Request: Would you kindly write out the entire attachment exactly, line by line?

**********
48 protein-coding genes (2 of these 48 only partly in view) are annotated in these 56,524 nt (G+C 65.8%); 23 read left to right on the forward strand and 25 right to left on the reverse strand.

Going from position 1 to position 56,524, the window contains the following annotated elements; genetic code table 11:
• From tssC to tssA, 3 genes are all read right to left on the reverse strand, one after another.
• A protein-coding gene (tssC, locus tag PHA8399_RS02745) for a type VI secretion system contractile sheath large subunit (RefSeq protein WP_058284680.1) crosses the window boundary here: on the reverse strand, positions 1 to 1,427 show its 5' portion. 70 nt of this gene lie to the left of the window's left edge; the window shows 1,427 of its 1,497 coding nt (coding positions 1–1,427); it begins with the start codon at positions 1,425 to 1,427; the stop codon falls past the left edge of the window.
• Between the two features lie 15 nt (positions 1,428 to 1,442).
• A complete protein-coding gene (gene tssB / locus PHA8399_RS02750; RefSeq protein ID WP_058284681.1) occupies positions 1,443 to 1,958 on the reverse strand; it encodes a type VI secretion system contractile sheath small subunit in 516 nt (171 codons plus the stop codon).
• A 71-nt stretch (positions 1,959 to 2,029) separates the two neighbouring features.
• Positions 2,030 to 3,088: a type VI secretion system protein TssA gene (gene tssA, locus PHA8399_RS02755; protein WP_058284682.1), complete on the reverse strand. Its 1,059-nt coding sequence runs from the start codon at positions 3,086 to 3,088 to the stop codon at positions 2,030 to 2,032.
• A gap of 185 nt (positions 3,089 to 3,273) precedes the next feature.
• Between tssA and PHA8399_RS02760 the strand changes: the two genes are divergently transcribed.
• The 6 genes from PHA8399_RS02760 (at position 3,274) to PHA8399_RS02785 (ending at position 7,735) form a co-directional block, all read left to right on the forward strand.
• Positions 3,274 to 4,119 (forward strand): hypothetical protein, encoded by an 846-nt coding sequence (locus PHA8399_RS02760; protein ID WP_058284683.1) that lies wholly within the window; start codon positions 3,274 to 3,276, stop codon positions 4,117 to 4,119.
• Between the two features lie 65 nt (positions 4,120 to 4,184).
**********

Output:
48 protein-coding genes (2 of these 48 only partly in view) are annotated in these 56,524 nt (G+C 65.8%); 23 read left to right on the forward strand and 25 right to left on the reverse strand.

Going from position 1 to position 56,524, the window contains the following annotated elements; genetic code table 11:
• From tssC to tssA, 3 genes are all read right to left on the reverse strand, one after another.
• A protein-coding gene (tssC, locus tag PHA8399_RS02745) for a type VI secretion system contractile sheath large subunit (RefSeq protein WP_058284680.1) crosses the window boundary here: on the reverse strand, positions 1 to 1,427 show its 5' portion. 70 nt of this gene lie to the left of the window's left edge; the window shows 1,427 of its 1,497 coding nt (coding positions 1–1,427); it begins with the start codon at positions 1,425 to 1,427; the stop codon falls past the left edge of the window.
• Between the two features lie 15 nt (positions 1,428 to 1,442).
• A complete protein-coding gene (gene tssB / locus PHA8399_RS02750; RefSeq protein ID WP_058284681.1) occupies positions 1,443 to 1,958 on the reverse strand; it encodes a type VI secretion system contractile sheath small subunit in 516 nt (171 codons plus the stop codon).
• A 71-nt stretch (positions 1,959 to 2,029) separates the two neighbouring features.
• Positions 2,030 to 3,088: a type VI secretion system protein TssA gene (gene tssA, locus PHA8399_RS02755; protein WP_058284682.1), complete on the reverse strand. Its 1,059-nt coding sequence runs from the start codon at positions 3,086 to 3,088 to the stop codon at positions 2,030 to 2,032.
• A gap of 185 nt (positions 3,089 to 3,273) precedes the next feature.
• Between tssA and PHA8399_RS02760 the strand changes: the two genes are divergently transcribed.
• The 6 genes from PHA8399_RS02760 (at position 3,274) to PHA8399_RS02785 (ending at position 7,735) form a co-directional block, all read left to right on the forward strand.
• Positions 3,274 to 4,119 (forward strand): hypothetical protein, encoded by an 846-nt coding sequence (locus PHA8399_RS02760; protein ID WP_058284683.1) that lies wholly within the window; start codon positions 3,274 to 3,276, stop codon positions 4,117 to 4,119.
• Between the two features lie 65 nt (positions 4,120 to 4,184).